There's a reason that people often feel mentally stronger after a good night's sleep. Our bodies and brains need it—but despite what many people might think, you can't just "power through" and catch up on things later. Sleep loss is cumilative, and over time can have a direct link to depression, anxiety, physical health and mood.
The World Health Organization views sleep loss as an epidemic in industrialized nations. An abundance of screen time, distractions in every direction, working from home—they all contribute to altering our natural sleep cycles and make it difficult to wind down at night. A full two-thirds of adults fail to achieve a sufficient amount of nightly sleep, which has knock-on affects in all aspects of our lives and the lives of those around us.
Around 75% of depressed people show symptoms of insomnia, compared with 10% to 18% of adults in the general population (U.S.). Sleep issues are particularly common in patients with anxiety, depression and ADHD. While traditional thinking says that sleep problems are a symptom of poor mental health, growing evidence suggests that poor sleep may induce or exacerbate issues. It essentially becomes a feedback loop where poor sleep increases mental health issues, which contributes to poor sleep, which affects mental health, and so on. So it's thought that by working to improve sleep, you can also improve mental health.
So what are we supposed to do when the world around us is constantly fighting for our attention?
There is no silver bullet when it comes to getting better sleep. Rather, it's often a series of tricks and tools, incrimental approaches that help bring us back into a more consistent pattern. Of course, there will always be days in which we struggle, but by taking some simple actions we can help fight against poor sleep. Collectively, this is known as Sleep Hygiene.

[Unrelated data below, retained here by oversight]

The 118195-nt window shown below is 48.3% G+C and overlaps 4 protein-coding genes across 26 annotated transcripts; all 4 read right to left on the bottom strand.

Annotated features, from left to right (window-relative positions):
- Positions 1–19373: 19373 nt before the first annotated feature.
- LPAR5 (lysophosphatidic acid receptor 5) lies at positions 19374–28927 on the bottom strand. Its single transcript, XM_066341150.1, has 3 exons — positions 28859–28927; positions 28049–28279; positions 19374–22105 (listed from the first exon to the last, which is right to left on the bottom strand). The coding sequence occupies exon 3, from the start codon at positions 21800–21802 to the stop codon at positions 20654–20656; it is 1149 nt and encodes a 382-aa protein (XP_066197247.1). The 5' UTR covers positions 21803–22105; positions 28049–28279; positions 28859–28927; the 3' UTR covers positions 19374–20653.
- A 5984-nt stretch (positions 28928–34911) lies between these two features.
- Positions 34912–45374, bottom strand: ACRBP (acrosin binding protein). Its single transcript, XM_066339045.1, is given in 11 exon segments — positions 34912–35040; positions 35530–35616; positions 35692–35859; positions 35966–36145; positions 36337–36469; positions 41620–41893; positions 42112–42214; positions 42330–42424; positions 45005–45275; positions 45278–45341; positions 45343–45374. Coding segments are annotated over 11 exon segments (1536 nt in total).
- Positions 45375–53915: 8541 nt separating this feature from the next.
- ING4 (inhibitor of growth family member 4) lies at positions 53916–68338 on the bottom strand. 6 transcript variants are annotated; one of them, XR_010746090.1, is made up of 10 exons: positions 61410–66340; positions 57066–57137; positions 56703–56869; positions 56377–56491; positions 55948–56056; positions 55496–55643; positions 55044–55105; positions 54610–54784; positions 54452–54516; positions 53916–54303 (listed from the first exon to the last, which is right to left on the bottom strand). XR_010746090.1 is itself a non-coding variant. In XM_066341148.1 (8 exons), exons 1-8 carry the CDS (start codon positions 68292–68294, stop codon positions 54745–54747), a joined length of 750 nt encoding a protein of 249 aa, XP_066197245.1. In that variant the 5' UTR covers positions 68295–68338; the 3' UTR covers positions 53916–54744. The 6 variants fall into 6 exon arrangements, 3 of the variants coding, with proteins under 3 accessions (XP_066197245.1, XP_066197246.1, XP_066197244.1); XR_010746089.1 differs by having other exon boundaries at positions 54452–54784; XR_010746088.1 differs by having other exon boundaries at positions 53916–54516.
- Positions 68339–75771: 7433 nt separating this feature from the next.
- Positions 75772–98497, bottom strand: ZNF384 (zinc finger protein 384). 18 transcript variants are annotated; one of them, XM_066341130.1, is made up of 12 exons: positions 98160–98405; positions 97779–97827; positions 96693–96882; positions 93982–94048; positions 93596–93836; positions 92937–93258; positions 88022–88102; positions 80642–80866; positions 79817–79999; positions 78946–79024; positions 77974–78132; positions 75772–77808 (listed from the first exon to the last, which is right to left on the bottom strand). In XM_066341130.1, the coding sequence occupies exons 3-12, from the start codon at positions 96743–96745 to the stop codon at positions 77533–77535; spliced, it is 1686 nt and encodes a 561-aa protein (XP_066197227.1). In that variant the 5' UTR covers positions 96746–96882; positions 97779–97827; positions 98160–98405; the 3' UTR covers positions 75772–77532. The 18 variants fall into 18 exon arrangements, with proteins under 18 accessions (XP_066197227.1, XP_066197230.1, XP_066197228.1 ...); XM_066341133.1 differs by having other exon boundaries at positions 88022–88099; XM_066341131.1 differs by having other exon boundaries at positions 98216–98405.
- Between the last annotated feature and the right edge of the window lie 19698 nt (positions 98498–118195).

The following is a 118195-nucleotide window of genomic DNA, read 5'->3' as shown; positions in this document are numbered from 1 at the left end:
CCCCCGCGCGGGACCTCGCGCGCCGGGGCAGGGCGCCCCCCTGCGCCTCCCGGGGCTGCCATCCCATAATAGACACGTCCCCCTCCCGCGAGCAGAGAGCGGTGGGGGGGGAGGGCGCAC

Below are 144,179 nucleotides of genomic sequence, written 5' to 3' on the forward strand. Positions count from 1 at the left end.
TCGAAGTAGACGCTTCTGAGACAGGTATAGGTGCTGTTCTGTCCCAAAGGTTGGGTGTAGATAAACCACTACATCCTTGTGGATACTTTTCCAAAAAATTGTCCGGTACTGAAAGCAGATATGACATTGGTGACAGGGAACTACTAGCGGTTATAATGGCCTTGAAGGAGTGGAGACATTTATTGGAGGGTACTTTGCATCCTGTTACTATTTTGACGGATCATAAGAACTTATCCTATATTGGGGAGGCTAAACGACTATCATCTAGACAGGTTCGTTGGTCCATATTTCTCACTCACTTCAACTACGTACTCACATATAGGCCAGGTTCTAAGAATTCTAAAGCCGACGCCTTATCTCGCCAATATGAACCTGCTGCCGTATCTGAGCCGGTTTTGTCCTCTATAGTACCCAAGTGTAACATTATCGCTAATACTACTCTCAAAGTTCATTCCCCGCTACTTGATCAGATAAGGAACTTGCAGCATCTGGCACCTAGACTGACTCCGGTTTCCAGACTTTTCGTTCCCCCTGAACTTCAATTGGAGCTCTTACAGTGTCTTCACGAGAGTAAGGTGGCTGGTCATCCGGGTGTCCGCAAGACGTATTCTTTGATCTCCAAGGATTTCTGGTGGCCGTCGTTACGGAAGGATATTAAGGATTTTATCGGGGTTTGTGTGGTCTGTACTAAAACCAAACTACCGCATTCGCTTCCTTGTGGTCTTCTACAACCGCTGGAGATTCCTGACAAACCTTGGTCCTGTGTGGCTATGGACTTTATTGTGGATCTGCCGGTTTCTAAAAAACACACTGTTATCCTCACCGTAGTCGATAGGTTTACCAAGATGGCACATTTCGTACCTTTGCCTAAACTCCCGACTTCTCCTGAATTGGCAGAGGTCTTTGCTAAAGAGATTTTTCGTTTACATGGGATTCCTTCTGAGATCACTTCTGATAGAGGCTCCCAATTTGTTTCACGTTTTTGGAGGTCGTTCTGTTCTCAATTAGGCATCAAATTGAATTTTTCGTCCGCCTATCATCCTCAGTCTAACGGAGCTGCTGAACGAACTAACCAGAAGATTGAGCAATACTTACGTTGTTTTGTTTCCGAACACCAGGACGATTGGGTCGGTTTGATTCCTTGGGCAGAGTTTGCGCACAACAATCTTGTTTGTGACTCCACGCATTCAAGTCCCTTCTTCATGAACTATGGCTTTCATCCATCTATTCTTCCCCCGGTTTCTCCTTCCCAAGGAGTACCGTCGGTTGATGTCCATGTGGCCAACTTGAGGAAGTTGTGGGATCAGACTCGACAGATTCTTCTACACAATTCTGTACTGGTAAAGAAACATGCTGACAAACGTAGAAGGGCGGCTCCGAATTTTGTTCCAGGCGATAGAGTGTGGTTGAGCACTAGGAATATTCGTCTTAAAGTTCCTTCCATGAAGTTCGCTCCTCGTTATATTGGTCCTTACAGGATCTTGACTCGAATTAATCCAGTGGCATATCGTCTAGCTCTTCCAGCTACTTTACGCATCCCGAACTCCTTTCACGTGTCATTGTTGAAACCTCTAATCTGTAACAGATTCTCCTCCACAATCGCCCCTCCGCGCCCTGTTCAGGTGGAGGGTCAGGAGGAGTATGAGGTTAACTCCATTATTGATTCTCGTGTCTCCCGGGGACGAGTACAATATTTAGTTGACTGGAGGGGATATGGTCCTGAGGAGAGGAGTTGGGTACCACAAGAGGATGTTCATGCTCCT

- Action #1 - Less screen time before bed: We've all heard this before, that the mindless scrolling of social media or streaming television makes it hard to sleep. It's true, but don't beat yourself up about it. It's all designed to capture your attention. In our experience, if you set time aside to enjoy screens with a "screen curfew" that you stick to, you'll have some luck in lessening the impact. Basically, try to turn screens off at least an hour before bed—and don't scroll once you get under the covers.
- Action #2 - Exercise: Part of the reason many people can't sleep is becase they haven't expended the energy in their bodies. A good workout, especially one that raises your heart rate for at least 20 minutes, can help when it comes time to going to sleep. Not a workout kind of person? No problem. Even a walk outdoors for 20 minutes can be beneficial.
- Action #3 - Reading: Reading is very similar to meditation in that it requires you to give your focus over to something other than your day to day. It's very difficult to think about work while you're also reading (of course, that doesn't mean you won't get distracted). It's a helpful tool that contributes to a calming of your mind as you wind down at night.
- Action #4 - Consistent schedule: research shows that by keeping a routine in which you go to bed at the same time every night, you'll increase your chances of a good sleep. That doesn't mean you need to go to sleep at 8pm, just that whatever time you're doing it, keep it the same night after night.
- Action #5 - Less food and drink before bed: While some people feel that wine or a snack before bed might help, it actually constibutes to poor sleep. Alcohol dehydrates you and can keep you up needing the bathroom—and while you may be able to sleep initially, the depth of the sleep isn't nearly as deep as recommended by sleep doctors. You can still enjoy a drink, of course. Just try to wrap it up an hour or two before bedtime. Same goes with food.
- Action #6 - Sleep stories (A.K.A. WikiSleep): If you're not in the mood for a deep meditation but would like something to listen to as you fall asleep, WikiSleep is the perfect tool. It helps pull your focus away from repetitive thoughts and gently delivers soothing sleep content, piquing your interest while being calm enough that you can slip away to dreamland.
Building better sleep habits takes time, but with the right intention and consistency, you'll be able to build you sleep muscles just like you build strength at the gym.